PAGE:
Wednesday, September 11, 2013

It seemed nonsensical

** warning: this post contains images from 9/11 that some readers may find difficult to view**

I was working as a medical receptionist in a busy dermatology practice.

One of our patients came in and said "a plane just crashed into the twin towers".

We just stared at him. What an odd thing to say. It seemed nonsensical.

He stared at us blankly as we began to process his intake. Looking back he was probably wondering why we weren't more interested in his announcement.

A few minutes later our head nurse informed us that we were under attack. Her husband was retired Secret Service, and still did some consulting for the government. His phone had started ringing off the hook, and he stopped long enough to call his wife and let her know what was going on.

One of the medical assistants headed to the basement to turn on the one television in the building.

The lead doctor came out and informed us that his wife, a State Representative, had been told to leave the city.

He made it very clear. They weren't told to evacuate the building (being a government building), but to leave the city, to be out of the metropolitan area.

We finished work, probably a little quieter than normal. Took turns going to the basement for a few minutes at a time to catch updates. Got updates from patients as they came in.

The President was in the air. The Vice President was in a bunker. Fighter jets were scrambled over the Capitol. We had been attacked. We were being attacked.

The next morning I remember watching the news as I was getting ready for work. Instead of showing the latest from the New York Stock Exchange, they were reporting on the Nikkei. A sign of what had happened, of how it affected our world.


I lived near a major international airport at the time. The "no fly" rule put in place from border-to-border immediately changed our skies. You don't realize how much planes are a part of the background of your daily life until you don't see them.

And I distinctly remember days later, the first time I saw a plane back up in the sky, and how eerie it felt.


The weeks and months that followed sealed the fact that our lives were changed forever. My generation had never been thru anything even remotely close to this.

We would receive faxes from the CDC and other government agencies regarding the latest bio-hazard threats. We were trained on how to triage patients who suspected they may have cutaneous anthrax.


Friends went to war. Came home. Went back. Rinse. Repeat. Care packages got sent.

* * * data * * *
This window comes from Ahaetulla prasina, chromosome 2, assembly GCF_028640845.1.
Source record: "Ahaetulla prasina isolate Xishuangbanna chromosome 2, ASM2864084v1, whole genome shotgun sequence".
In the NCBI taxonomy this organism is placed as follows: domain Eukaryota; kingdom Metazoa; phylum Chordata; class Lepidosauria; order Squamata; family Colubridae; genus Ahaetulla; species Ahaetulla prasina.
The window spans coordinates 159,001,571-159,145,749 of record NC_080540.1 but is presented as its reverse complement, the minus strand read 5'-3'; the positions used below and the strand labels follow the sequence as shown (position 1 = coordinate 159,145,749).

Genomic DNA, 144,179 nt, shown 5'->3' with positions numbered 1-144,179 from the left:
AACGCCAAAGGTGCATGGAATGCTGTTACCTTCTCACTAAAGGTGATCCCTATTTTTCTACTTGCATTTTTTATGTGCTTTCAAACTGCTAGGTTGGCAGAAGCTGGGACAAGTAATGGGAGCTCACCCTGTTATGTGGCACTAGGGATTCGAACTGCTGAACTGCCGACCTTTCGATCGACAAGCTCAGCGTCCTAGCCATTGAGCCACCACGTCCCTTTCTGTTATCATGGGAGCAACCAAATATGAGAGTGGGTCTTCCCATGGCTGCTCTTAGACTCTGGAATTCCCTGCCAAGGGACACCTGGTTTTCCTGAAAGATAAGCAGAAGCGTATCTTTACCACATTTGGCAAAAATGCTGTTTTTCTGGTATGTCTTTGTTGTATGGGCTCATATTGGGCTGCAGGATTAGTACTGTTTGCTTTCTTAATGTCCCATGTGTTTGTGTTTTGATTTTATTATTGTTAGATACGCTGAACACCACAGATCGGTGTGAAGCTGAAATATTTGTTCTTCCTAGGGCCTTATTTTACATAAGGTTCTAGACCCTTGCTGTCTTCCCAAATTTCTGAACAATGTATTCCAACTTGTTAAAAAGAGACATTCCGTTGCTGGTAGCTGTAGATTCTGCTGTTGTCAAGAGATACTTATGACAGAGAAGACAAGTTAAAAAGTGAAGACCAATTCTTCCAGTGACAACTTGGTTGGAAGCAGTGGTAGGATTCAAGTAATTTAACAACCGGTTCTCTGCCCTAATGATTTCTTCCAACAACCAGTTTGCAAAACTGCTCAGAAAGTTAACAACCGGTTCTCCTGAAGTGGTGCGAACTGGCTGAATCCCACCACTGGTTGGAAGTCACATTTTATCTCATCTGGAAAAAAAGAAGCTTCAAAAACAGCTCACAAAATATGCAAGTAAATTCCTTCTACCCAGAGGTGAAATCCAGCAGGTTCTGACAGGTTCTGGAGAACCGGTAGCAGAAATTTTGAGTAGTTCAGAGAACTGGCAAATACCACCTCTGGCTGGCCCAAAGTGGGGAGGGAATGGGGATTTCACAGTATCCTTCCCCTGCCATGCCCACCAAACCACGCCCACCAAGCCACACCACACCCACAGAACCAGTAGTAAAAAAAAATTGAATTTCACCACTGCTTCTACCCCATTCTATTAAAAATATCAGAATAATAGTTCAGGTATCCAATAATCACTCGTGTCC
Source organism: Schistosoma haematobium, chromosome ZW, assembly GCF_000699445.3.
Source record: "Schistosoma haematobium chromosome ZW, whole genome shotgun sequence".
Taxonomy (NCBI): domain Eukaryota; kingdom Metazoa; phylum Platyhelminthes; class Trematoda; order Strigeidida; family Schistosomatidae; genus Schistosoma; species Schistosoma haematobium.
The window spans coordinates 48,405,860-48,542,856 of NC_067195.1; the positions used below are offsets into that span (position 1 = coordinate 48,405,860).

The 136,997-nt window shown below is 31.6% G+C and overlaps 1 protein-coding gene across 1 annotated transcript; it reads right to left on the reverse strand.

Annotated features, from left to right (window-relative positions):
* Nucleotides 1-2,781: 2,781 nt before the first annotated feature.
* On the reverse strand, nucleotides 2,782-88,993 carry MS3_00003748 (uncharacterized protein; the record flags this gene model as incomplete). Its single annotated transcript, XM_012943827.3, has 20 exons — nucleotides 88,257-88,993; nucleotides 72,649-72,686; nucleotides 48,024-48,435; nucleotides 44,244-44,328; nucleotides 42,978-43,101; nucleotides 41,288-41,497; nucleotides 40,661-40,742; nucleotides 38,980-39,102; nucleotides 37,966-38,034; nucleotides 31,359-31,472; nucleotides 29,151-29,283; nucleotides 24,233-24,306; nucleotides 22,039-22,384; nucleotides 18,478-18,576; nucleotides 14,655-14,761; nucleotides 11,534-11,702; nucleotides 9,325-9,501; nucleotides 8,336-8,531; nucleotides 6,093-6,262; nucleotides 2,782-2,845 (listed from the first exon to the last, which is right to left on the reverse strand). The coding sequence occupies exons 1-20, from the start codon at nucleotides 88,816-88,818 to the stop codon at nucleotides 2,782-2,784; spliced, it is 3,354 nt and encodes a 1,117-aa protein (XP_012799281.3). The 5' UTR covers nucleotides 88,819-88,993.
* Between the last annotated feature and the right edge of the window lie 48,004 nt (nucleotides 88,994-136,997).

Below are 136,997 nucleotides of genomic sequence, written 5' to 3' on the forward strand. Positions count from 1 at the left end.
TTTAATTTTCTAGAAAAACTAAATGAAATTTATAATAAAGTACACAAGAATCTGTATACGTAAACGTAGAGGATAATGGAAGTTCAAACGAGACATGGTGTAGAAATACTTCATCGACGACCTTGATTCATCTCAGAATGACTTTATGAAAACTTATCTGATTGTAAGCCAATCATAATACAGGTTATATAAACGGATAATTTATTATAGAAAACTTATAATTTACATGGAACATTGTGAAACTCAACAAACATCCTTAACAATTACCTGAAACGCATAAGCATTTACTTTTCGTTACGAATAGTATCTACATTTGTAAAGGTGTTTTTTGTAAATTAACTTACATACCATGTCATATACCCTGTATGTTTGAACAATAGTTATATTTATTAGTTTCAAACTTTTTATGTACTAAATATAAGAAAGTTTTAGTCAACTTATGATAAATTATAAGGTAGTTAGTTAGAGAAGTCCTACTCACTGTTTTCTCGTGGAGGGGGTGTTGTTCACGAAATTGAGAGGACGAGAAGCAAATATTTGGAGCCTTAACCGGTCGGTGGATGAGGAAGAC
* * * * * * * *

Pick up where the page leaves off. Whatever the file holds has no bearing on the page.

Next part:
One is there. Again. Fourth tour.


There's no doubt about it, our lives changed forever in the blink of an eye. As much as we have, 12 years later, settled into "normal", you cannot dispute that the normal of today is much different than the normal prior to 9/11. In addition, the acts of that day have, and will continue to change the way our country approaches a multitude of subjects.

So, dear readers.... where were you when our country changed?

this post inspired by this post


wizkey said...

I was home asleep in bed. A friend called, woke me up and told me to turn on the TV. I was in shock and started crying when I saw what happened. My kids were 9 and 6 and didn't understand what had happened or why I was crying. For months after that I wouldn't get out of bed until I had turned on the TV to see the morning news.

'Yellow Rose' Jasmine said...

I had just dropped my husband off at the bus to go to work (-we are west coast, but often in NY city as husband is from the east coast), and listening to the radio we first thought this was yet another of the 'usual' attacks on the twin towers like back in 1993. Then after I dropped him off I headed home and watched the towers fall on TV and just cried and cried. I was supposed to be going to the state fair that day and refused not to go as I felt that would be giving in to the terrorists. I now know I am more of a fight than flight kind of girl. 10 days later went on a planned trip to Disneyland that my parents were supposed to join us for. Again, refused not to go through with plans. I distinctly remember Australians in Disneyland telling us how bad they felt for us. I told them how I had been crying every day since it happened. And then, finally I stopped crying the next day. It was as if acknowledging it made me finally able to stop and being in the happiest place on earth was certainly a help!

Related Posts Plugin for WordPress, Blogger...